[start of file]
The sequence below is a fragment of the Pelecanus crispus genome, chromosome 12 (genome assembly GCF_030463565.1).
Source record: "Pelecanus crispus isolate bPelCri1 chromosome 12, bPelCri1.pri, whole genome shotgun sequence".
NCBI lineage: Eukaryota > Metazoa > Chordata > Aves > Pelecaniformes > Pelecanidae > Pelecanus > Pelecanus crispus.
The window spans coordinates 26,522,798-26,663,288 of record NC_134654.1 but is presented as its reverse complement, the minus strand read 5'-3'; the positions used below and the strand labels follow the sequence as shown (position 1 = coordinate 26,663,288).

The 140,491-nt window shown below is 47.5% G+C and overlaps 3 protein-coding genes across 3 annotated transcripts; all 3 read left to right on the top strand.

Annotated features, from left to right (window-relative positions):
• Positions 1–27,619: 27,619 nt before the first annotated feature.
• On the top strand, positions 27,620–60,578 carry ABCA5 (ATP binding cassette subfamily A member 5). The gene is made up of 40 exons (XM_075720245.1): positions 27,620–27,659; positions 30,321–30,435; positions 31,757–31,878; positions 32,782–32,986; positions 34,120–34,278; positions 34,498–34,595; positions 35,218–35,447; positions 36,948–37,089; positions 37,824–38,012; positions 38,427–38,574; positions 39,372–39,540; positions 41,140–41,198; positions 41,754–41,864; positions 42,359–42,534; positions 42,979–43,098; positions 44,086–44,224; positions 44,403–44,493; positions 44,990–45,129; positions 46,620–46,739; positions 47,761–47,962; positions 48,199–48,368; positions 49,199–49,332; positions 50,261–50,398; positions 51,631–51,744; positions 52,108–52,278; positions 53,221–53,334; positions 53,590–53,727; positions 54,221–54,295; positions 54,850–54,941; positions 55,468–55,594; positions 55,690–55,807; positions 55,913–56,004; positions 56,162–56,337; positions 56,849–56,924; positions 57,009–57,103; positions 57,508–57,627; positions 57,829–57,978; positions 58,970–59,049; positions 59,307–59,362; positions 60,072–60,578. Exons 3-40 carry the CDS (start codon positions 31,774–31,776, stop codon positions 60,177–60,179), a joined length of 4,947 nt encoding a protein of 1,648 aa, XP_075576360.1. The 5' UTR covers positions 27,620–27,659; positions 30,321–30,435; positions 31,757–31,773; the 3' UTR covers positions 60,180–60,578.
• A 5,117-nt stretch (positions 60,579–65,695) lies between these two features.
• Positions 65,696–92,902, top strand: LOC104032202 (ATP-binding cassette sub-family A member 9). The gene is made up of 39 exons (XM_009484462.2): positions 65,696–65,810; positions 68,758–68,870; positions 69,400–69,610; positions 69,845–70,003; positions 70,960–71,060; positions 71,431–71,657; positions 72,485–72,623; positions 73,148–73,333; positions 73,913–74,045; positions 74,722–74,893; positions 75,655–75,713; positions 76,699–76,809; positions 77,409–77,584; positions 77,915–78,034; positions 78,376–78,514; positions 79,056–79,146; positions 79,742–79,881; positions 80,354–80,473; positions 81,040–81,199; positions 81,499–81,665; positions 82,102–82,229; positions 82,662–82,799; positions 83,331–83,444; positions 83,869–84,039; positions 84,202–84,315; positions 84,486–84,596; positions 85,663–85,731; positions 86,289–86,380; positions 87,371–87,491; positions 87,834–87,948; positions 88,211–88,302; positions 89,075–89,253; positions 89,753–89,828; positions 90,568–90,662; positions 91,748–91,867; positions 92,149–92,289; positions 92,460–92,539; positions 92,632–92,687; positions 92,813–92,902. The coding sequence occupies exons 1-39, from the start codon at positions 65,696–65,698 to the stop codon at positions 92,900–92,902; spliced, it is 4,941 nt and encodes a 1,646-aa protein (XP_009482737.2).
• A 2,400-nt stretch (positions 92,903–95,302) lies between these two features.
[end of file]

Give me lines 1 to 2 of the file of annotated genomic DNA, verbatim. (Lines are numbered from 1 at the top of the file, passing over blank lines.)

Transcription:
The sequence below is a fragment of the Pelecanus crispus genome, chromosome 12 (genome assembly GCF_030463565.1).
Source record: "Pelecanus crispus isolate bPelCri1 chromosome 12, bPelCri1.pri, whole genome shotgun sequence".